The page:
When you think of people in the oil and natural gas industry, what comes to mind? If you’re like most people, it conjures up images of executives in ties and men in hard hats covered in grease. And while those positions certainly exist, there are a variety of careers in oil and natural gas that you might not expect.
How is this happening? New technology and innovation are leading the charge.
It’s revolutionizing how the industry operates, and opening new careers in everything from IT administrators and developers, to computer engineers and data scientists. Advancements in drilling methods, like horizontal drilling, have created new areas for mechanical and drilling engineers to innovate. Increased emphasis on environmental stewardship has created new positions to explore during and after production. And the use of online and digital media has opened new doors in marketing, communications and social media.
Thanks to these advances, today’s oil and natural gas industry is ripe with opportunity for young professionals who are innovative, tech-savvy and ambitious. Over the next few months, we’ll be taking a look at some of those young professionals who are pushing our energy industry forward. Here are just a few:
April Dotson – Marketing Analyst III, Chaparral Energy
Joining the oil and natural gas industry as a temp in 2008, April discovered that the progressive atmosphere and knowledge used in daily operations was something she wanted to be a part of. As a Marketing Analyst, she’s supplying the company’s revenue department with an educated guess as to what price purchasers will use to calculate current estimated oil and natural gas revenue. If you’re interested in an industry career, her advice is to do it. “Just get started. There are numerous opportunities within the oil and natural gas industry for all disciplines.”
Chris Cobbs – Senior Lease Analyst, Ascent Resources
Current president for the Oklahoma City Chapter of Young Professionals in Energy, Chris knows the value of the next generation of oil and natural gas professionals and where it’s taking the industry. As a Senior Lease Analyst, he focuses his time working in the Utica and Marcellus shale divisions, maintaining land leasehold for counties and potential drilling prospects. His current focus is reaching out to get more young professionals involved. “The younger generation has continued to transition the industry into becoming more digital and fully integrated. We need all hands on deck to continue to work toward energy independence.”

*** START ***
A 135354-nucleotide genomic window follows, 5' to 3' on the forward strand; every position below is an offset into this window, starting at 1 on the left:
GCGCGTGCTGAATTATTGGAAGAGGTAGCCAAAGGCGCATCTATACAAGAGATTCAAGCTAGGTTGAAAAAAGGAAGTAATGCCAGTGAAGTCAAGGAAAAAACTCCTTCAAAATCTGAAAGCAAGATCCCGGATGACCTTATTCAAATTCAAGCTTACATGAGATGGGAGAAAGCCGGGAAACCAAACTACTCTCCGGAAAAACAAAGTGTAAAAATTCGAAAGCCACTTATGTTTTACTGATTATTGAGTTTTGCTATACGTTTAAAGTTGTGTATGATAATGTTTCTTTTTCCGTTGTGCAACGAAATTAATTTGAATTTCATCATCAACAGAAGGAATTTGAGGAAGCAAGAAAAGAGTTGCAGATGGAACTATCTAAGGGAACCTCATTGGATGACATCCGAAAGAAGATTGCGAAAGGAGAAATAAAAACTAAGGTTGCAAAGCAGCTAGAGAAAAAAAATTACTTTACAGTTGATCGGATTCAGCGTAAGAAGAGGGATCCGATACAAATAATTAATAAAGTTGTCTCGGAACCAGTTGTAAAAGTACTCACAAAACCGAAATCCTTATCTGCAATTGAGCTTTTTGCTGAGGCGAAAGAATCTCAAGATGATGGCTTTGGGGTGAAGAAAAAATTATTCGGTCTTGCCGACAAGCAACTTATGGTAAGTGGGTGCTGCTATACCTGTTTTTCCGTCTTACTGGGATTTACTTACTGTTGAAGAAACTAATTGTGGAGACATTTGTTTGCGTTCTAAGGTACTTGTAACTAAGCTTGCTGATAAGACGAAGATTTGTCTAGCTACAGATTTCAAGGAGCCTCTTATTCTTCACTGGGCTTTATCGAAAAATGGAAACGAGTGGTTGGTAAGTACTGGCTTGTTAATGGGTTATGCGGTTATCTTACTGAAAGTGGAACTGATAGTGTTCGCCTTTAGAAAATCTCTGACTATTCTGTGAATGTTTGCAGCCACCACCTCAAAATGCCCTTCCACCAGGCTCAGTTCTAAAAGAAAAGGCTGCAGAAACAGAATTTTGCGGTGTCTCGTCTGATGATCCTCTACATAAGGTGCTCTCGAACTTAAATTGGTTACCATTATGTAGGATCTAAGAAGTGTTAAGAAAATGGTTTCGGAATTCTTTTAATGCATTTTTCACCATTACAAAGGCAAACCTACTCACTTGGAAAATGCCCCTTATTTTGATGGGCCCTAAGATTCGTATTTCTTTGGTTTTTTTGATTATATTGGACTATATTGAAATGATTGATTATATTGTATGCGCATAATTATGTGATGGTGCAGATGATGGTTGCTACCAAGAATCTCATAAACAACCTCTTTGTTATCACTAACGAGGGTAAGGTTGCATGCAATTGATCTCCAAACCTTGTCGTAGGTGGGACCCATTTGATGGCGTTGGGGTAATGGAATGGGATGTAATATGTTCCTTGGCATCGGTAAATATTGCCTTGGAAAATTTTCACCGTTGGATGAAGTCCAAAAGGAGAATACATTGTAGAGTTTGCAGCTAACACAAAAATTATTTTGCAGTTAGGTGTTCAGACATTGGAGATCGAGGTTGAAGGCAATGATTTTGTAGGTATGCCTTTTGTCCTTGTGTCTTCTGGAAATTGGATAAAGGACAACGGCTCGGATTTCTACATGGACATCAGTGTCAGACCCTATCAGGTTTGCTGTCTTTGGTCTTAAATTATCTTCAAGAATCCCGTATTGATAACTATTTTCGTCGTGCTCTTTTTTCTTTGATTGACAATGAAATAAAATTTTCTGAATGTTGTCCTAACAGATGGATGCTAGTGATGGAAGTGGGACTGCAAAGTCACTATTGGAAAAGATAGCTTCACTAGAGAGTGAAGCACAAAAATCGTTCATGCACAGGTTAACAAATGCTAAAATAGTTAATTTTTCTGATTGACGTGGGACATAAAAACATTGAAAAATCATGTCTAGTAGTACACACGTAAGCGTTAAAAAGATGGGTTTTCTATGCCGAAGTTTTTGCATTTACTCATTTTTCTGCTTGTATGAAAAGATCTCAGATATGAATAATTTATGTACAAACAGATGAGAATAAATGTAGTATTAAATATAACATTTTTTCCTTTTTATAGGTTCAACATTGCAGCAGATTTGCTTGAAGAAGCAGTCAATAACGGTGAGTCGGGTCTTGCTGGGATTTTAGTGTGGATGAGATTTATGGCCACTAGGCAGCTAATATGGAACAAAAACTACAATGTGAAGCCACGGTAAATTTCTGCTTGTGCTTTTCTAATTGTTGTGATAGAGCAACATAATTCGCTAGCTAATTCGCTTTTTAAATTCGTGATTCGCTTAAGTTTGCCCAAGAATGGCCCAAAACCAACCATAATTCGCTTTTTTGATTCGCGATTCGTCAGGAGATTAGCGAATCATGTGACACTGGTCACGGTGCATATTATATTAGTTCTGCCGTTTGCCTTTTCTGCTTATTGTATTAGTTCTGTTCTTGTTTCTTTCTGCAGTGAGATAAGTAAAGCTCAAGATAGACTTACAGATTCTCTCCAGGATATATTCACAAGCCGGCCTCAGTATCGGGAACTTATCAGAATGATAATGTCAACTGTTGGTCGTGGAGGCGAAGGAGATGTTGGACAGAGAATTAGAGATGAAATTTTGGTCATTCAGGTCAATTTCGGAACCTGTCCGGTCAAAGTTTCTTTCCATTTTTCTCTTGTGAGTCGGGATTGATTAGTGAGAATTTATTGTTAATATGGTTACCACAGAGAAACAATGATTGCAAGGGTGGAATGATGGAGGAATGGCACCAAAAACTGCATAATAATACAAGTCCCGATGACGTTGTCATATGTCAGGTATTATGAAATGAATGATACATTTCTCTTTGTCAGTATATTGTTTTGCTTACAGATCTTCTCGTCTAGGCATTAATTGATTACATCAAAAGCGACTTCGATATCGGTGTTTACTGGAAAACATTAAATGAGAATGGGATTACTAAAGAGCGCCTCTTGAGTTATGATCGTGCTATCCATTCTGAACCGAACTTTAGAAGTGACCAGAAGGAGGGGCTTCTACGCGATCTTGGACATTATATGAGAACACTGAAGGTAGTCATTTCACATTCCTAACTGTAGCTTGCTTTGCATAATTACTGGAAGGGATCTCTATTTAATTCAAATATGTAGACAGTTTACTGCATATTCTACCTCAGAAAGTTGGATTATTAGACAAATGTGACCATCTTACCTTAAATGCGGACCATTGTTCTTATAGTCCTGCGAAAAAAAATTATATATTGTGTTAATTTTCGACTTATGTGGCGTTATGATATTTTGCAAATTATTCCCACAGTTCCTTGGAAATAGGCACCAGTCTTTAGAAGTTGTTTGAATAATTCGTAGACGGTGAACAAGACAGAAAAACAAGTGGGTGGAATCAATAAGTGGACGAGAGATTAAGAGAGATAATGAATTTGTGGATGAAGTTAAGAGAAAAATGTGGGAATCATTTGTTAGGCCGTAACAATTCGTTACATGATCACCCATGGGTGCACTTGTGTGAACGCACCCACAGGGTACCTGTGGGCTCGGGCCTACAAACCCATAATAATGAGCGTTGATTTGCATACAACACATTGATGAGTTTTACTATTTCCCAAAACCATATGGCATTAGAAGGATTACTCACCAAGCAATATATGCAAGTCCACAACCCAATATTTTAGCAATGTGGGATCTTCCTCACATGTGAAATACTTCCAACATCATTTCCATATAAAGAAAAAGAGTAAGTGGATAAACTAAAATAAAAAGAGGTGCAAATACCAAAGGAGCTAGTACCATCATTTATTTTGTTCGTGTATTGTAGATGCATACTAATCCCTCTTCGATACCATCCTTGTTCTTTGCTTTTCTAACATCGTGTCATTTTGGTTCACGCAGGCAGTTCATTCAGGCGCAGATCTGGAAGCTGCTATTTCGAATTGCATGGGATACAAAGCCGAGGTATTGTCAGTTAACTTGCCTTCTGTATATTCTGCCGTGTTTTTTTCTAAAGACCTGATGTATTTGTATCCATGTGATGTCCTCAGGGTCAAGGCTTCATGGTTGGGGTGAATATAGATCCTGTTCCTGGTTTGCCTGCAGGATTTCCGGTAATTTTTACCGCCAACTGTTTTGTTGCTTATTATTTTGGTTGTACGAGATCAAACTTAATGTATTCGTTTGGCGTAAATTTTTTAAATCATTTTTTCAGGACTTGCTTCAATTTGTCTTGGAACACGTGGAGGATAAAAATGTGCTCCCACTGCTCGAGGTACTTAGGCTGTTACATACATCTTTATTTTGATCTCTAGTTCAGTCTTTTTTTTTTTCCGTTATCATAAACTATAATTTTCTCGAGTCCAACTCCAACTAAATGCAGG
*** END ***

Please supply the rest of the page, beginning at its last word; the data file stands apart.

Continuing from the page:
Kevin Turner – Production Engineering Manager, Chaparral Energy
Kevin’s aptitude for mechanically driven things originally drew him to the artificial lift equipment used in oil and natural gas wells. He’s since moved into production and operations as the next step in his education and development. Although his first impression of the industry was that it offered the most job opportunities because of its size, his experience has since changed his mind. “After some time in the industry, I have found my career is much more intellectually challenging than I originally expected. It has allowed me to travel the world, work on amazing projects and grow into a role I would not have made it to as a quickly in any other field.”
Anne Ziegler – Flare Applications Engineer, Zeeco Inc.
Anne originally majored in chemical engineering, but fell in love with her job after interning at Zeeco and learning the business. As a Flare Applications Engineer, she uses the latest technology to design and sell customized flare systems to customers all over the world. Her thoughts on how her generation is changing the industry starts with their method. “We are already changing America’s energy future – I think we’re working smarter, safer and we care more about the impact this industry has on our environment.”
Kyle Apfel – DevOps Engineer, Flogistix
The untapped potential of problems to solve in the industry is what drew Kyle to Flogistix. As a DevOps Engineer, he automates the tasks of his developers to make their jobs easier for remote monitoring wellsite compressors and vapor recovery units. As someone who had no previous oil and natural gas experience, his impression of the industry had changed quite a bit. “I originally thought that the industry was very cut and dry. You retrieve oil and natural gas from the ground to power your vehicles, that was it; not a lot of interesting problems. I’ve since learned that it’s the life and blood of the world, without it, many industries would struggle.